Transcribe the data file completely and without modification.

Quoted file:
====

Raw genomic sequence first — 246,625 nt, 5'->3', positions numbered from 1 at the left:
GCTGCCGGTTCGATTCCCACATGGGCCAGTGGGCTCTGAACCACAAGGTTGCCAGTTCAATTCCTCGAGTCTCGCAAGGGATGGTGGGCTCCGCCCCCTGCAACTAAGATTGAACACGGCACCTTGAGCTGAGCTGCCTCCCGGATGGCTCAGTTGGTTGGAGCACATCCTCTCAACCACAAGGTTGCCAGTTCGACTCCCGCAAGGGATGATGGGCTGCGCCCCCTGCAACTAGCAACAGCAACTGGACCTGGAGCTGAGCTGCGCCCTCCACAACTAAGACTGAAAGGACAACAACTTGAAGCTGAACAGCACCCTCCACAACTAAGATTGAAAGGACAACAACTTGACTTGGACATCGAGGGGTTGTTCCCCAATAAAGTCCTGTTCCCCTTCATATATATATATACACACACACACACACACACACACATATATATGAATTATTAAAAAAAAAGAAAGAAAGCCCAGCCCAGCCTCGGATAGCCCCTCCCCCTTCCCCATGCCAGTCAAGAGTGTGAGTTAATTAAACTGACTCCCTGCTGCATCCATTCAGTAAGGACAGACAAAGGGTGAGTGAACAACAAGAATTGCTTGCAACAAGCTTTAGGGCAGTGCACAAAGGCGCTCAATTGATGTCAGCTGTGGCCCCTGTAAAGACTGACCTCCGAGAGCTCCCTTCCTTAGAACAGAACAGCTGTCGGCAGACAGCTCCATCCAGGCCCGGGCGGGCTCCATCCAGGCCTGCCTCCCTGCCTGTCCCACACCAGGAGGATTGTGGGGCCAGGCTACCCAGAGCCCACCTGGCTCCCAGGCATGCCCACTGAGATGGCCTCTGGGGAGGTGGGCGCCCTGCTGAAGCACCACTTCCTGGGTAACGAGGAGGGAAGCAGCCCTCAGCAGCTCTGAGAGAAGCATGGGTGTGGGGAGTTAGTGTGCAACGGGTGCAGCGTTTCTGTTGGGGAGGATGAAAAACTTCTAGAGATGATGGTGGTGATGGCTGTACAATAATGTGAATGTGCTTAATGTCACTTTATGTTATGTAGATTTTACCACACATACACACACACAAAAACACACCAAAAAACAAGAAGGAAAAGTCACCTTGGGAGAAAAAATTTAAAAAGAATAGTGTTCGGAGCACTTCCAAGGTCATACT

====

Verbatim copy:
Raw genomic sequence first — 246,625 nt, 5'->3', positions numbered from 1 at the left:
GCTGCCGGTTCGATTCCCACATGGGCCAGTGGGCTCTGAACCACAAGGTTGCCAGTTCAATTCCTCGAGTCTCGCAAGGGATGGTGGGCTCCGCCCCCTGCAACTAAGATTGAACACGGCACCTTGAGCTGAGCTGCCTCCCGGATGGCTCAGTTGGTTGGAGCACATCCTCTCAACCACAAGGTTGCCAGTTCGACTCCCGCAAGGGATGATGGGCTGCGCCCCCTGCAACTAGCAACAGCAACTGGACCTGGAGCTGAGCTGCGCCCTCCACAACTAAGACTGAAAGGACAACAACTTGAAGCTGAACAGCACCCTCCACAACTAAGATTGAAAGGACAACAACTTGACTTGGACATCGAGGGGTTGTTCCCCAATAAAGTCCTGTTCCCCTTCATATATATATATACACACACACACACACACACACACATATATATGAATTATTAAAAAAAAAGAAAGAAAGCCCAGCCCAGCCTCGGATAGCCCCTCCCCCTTCCCCATGCCAGTCAAGAGTGTGAGTTAATTAAACTGACTCCCTGCTGCATCCATTCAGTAAGGACAGACAAAGGGTGAGTGAACAACAAGAATTGCTTGCAACAAGCTTTAGGGCAGTGCACAAAGGCGCTCAATTGATGTCAGCTGTGGCCCCTGTAAAGACTGACCTCCGAGAGCTCCCTTCCTTAGAACAGAACAGCTGTCGGCAGACAGCTCCATCCAGGCCCGGGCGGGCTCCATCCAGGCCTGCCTCCCTGCCTGTCCCACACCAGGAGGATTGTGGGGCCAGGCTACCCAGAGCCCACCTGGCTCCCAGGCATGCCCACTGAGATGGCCTCTGGGGAGGTGGGCGCCCTGCTGAAGCACCACTTCCTGGGTAACGAGGAGGGAAGCAGCCCTCAGCAGCTCTGAGAGAAGCATGGGTGTGGGGAGTTAGTGTGCAACGGGTGCAGCGTTTCTGTTGGGGAGGATGAAAAACTTCTAGAGATGATGGTGGTGATGGCTGTACAATAATGTGAATGTGCTTAATGTCACTTTATGTTATGTAGATTTTACCACACATACACACACACAAAAACACACCAAAAAACAAGAAGGAAAAGTCACCTTGGGAGAAAAAATTTAAAAAGAATAGTGTTCGGAGCACTTCCAAGGTCATACT